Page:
Friday, May 26, 2006

On Holiday, Back Soon!

Wednesday, May 17, 2006

In the Garden

What a wonderful week it's been weatherwise. The temperature here in the Seattle area has been unusually warm. My little thermometer was showing nearly 80 degrees F in the shade at 3:00 p.m. (There has even been a bit of grumbling about it being too hot heard from some quarters.)


This is a quick shot of the bed outside our kitchen window. The combination of Forget-me-nots and Welsh poppies was not planned by me, but I love it just the same. These poppies will take over, but they are hardy, and the color pops. (The leaves are very pretty too, rather fern-like.)


Here is the little water feature that my dear husband created for me one Sunday. While he was working six days a week, he made time to create this little oasis for me outside the front door. There's also a bench to sit on in order to enjoy the sound of the water. It's a wonderful place to sit and read, or watch the world go by.


With all the rain, flooding, and bad weather back East, it seems a bit topsy-turvy in the weather world. My tomatoes are waiting to be planted. This year it's only cherry and grape-style for us. We are planning on redoing our raised beds, so the vegetable garden is behind this year. I'm still trying to decide if the toms are going in the beds, or if they'll be in pots this year.

Also dug up the remains of the golden hops vine that we tried desparately to murder last fall. No good. Those things refuse to die. It's struggling valiently to once again grow up and under our siding! These plants are lovely, but beware--plant them in pots so that they don't take over. Posted by Picasa

Tuesday, May 09, 2006

My New Baby--Another Step To Frugality.

I bought this little yogurt maker awhile ago. My husband likes to take yogurt to work with him each day to eat for breakfast. On sale I could usually pick it up for .50 a carton. That was running $14 a month. Not too bad, but when looking at the additives, etc. that was in the carton, I thought I might be able to make my own, nonfat yogurt and flavor it myself. This little machine cost $19. It paid for itself in the second month. The nonfat milk we were already buying anyway. I had the additional cost of the nonfat dry milk and one .33 cent carton of plain yogurt to use as a starter. Now I make a batch each week. It takes about five minutes of work, and four hours to set up. I flavor it with honey and vanilla and toss in frozen blueberrie, raspberries or whatever. It's not as firm as that you buy, but it's certainly cheaper and more healthful--and it's delicious! Posted by Picasa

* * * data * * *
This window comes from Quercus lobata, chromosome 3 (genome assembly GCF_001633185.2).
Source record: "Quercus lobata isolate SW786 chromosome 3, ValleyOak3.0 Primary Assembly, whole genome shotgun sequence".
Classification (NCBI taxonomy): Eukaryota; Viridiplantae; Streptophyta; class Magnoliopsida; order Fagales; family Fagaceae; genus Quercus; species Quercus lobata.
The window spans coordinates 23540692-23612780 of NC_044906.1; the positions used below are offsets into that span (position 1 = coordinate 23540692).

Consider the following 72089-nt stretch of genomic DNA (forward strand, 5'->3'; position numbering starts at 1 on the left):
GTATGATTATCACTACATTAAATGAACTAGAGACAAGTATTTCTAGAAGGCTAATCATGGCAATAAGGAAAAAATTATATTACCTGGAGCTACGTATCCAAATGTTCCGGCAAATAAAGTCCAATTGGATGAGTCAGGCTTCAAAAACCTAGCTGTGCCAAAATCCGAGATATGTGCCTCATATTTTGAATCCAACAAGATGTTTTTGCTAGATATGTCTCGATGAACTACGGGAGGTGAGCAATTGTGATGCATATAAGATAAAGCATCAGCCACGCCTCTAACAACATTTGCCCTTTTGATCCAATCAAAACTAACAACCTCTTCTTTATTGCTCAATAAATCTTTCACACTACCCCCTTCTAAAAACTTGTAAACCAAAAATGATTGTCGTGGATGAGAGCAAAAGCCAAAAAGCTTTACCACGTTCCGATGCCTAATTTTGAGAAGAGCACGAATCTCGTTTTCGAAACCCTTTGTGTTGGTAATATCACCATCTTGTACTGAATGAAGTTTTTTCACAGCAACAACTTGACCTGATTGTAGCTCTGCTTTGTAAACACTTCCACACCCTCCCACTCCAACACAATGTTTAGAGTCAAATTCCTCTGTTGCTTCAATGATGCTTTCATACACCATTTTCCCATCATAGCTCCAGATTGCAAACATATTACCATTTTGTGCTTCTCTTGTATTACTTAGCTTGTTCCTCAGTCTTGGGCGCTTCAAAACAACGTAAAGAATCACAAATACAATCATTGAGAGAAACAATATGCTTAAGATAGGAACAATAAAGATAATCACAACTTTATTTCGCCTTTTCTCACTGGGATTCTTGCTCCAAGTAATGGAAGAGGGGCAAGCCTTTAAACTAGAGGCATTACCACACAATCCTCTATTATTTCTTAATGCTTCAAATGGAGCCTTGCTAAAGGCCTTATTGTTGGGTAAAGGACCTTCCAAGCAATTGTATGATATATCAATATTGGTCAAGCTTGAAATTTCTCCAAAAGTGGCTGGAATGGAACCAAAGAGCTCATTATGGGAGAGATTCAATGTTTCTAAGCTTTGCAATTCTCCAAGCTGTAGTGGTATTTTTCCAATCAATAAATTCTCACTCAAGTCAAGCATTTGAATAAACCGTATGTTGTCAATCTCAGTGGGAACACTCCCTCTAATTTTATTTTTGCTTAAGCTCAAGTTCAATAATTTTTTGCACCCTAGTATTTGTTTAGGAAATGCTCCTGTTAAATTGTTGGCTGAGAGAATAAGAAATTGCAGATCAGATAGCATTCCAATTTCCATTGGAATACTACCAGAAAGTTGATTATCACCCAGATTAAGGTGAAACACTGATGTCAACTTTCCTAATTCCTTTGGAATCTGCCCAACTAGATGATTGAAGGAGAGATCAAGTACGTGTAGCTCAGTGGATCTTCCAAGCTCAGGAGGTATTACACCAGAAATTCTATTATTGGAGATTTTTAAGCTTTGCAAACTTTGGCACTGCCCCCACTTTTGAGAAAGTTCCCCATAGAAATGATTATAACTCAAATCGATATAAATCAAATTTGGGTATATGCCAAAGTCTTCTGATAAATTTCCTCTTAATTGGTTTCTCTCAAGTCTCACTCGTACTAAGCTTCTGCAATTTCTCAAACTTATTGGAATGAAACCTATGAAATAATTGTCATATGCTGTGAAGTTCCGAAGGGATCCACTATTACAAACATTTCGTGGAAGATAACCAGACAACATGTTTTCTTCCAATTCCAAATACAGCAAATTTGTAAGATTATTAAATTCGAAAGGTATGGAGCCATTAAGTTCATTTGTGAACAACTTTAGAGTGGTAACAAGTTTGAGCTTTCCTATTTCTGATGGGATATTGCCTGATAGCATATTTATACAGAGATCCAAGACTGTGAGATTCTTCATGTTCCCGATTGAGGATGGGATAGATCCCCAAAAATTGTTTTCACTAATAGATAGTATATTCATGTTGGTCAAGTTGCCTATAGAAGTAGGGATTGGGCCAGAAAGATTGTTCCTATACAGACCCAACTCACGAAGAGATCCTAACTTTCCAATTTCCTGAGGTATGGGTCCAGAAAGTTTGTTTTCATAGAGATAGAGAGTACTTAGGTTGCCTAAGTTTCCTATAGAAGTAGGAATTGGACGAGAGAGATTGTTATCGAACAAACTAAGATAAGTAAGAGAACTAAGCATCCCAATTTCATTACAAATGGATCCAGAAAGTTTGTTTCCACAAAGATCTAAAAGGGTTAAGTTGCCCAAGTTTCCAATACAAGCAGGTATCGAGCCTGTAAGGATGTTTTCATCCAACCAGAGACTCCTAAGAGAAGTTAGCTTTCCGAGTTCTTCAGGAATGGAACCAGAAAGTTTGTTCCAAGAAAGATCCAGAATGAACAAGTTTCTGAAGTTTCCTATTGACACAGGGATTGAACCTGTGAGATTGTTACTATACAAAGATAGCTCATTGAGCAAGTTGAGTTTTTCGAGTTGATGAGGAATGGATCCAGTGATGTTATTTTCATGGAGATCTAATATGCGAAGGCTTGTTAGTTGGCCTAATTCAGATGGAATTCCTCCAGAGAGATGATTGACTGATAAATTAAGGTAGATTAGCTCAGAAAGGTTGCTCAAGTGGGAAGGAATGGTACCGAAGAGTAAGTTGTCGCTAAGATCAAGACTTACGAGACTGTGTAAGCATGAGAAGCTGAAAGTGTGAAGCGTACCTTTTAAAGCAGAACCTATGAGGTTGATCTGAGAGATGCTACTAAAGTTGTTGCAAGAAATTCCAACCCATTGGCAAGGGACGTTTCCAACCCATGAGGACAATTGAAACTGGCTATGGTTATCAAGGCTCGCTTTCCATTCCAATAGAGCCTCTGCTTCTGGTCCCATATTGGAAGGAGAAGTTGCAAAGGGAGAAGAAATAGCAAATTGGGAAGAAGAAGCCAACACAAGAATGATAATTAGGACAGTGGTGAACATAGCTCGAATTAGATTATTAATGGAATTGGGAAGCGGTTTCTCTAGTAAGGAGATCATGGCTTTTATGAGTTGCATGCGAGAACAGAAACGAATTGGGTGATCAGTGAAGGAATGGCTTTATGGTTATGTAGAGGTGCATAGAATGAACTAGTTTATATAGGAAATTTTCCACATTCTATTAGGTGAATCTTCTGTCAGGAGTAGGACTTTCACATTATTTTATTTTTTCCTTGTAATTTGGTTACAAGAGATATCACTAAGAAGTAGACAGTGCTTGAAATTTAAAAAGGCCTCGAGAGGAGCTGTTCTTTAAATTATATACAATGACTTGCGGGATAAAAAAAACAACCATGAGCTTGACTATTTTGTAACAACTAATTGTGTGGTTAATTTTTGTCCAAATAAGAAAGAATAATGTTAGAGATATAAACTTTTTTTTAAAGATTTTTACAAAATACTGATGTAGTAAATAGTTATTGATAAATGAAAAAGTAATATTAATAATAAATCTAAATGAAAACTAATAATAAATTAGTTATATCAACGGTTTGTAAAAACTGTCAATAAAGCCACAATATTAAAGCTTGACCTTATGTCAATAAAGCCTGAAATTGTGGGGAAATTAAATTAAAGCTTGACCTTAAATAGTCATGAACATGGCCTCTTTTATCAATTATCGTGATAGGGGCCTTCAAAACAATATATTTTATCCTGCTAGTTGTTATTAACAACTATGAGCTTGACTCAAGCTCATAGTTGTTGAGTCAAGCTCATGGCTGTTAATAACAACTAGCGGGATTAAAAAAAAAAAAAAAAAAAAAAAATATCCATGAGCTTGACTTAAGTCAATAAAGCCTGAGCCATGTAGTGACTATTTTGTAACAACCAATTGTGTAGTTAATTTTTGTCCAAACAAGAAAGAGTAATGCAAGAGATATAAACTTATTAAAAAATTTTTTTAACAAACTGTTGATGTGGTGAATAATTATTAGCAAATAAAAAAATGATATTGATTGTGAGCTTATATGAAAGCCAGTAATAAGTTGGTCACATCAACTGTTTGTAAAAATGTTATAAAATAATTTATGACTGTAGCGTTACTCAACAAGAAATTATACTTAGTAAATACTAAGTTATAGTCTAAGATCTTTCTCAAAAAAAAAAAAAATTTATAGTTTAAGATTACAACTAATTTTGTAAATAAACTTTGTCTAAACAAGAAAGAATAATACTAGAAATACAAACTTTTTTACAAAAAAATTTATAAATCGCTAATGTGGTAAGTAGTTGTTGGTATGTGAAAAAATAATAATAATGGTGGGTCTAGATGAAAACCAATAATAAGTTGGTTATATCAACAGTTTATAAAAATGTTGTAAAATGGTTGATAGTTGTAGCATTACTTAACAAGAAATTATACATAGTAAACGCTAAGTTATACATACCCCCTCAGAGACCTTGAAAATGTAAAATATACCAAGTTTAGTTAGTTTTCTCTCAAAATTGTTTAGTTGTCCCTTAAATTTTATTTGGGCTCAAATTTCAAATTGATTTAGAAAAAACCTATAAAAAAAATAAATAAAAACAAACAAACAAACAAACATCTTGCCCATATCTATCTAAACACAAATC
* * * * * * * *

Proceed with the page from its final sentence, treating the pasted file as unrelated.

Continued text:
Wednesday, May 03, 2006

Finding Peace

"The Peace Of Wild Things"

By Wendell Berry

When despair for the world grows in me

and I wake in the night at the least sound

in fear of what my life and my children's lives may be,

I go and lie down where the wood drake

Rests in his beauty on the water, and the great heron feeds.

I come into the peace of wild things

who do not tax their lives with forethought,

of grief. I come into the presence of still water,

And I feel above me the day-blind stars

waiting with their light. For a time

I rest in the grace of the world, and am free.

I love this poem. What a gentle feeling it provides. When my days get hectic and I feel like I'm running in circles, I try to find a reading like this to focus on. It's a way to relax and calm myself. When there is too much to do, too many demands, and too much sadness in the world, then Mr. Berry's poetry helps me right my priorities.

Tuesday, May 02, 2006

Garden Angst

"I am quite of the opinion that a garden
should look as though it belong to a
house, and the house as though it were
conscious of and approved the garden. In
passing from one to the other, one should
experience no sense of discord, but the
sensations produced by the one should be
continued, with a delicate difference, by
the other."
Alfred Austin (1835-1913)

I hope that this is true for my garden, although one never knows. Creating an attractive gaqrden is difficult enough without wondering if it "looks like it belongs". I'm struggling with the garden in front of the house. Originally, I wanted to create a "water-wise" garden--one that required little water other than the rain. Then I was possessed witht a strong desire to save money and use what I had to create a cottage garden. This worked out well from a frugality aspect, but I'm not quite certain that it goes well with the house. So...this summer I will mull over digging out some of the perennials that I don't care for and offer them to friends and neighbors and see about reverted back to my original purpose--an attractive, water-wise garden that requires minimal care. Stay tuned....